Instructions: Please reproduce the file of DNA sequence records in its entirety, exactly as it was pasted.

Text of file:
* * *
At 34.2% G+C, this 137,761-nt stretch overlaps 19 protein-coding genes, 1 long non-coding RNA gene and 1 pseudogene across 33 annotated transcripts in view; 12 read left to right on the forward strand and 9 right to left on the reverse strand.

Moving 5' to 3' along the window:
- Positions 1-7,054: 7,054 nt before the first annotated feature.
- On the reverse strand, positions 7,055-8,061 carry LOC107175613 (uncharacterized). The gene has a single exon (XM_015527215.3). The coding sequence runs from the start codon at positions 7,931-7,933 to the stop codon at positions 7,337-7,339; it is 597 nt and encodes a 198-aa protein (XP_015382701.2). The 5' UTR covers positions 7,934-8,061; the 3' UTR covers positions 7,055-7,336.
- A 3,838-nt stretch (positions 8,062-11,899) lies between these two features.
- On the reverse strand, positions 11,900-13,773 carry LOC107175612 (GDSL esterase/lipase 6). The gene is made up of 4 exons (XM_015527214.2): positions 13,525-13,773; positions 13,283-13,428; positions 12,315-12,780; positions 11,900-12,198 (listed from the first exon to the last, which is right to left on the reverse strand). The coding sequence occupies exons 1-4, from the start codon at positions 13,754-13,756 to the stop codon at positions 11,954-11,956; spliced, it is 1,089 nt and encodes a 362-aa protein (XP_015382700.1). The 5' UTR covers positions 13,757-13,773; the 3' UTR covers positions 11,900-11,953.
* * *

At 34.2% G+C, this 137,761-nt stretch overlaps 19 protein-coding genes, 1 long non-coding RNA gene and 1 pseudogene across 33 annotated transcripts in view; 12 read left to right on the forward strand and 9 right to left on the reverse strand.

Moving 5' to 3' along the window:
- Positions 1-7,054: 7,054 nt before the first annotated feature.
- On the reverse strand, positions 7,055-8,061 carry LOC107175613 (uncharacterized). The gene has a single exon (XM_015527215.3). The coding sequence runs from the start codon at positions 7,931-7,933 to the stop codon at positions 7,337-7,339; it is 597 nt and encodes a 198-aa protein (XP_015382701.2). The 5' UTR covers positions 7,934-8,061; the 3' UTR covers positions 7,055-7,336.
- A 3,838-nt stretch (positions 8,062-11,899) lies between these two features.
- On the reverse strand, positions 11,900-13,773 carry LOC107175612 (GDSL esterase/lipase 6). The gene is made up of 4 exons (XM_015527214.2): positions 13,525-13,773; positions 13,283-13,428; positions 12,315-12,780; positions 11,900-12,198 (listed from the first exon to the last, which is right to left on the reverse strand). The coding sequence occupies exons 1-4, from the start codon at positions 13,754-13,756 to the stop codon at positions 11,954-11,956; spliced, it is 1,089 nt and encodes a 362-aa protein (XP_015382700.1). The 5' UTR covers positions 13,757-13,773; the 3' UTR covers positions 11,900-11,953.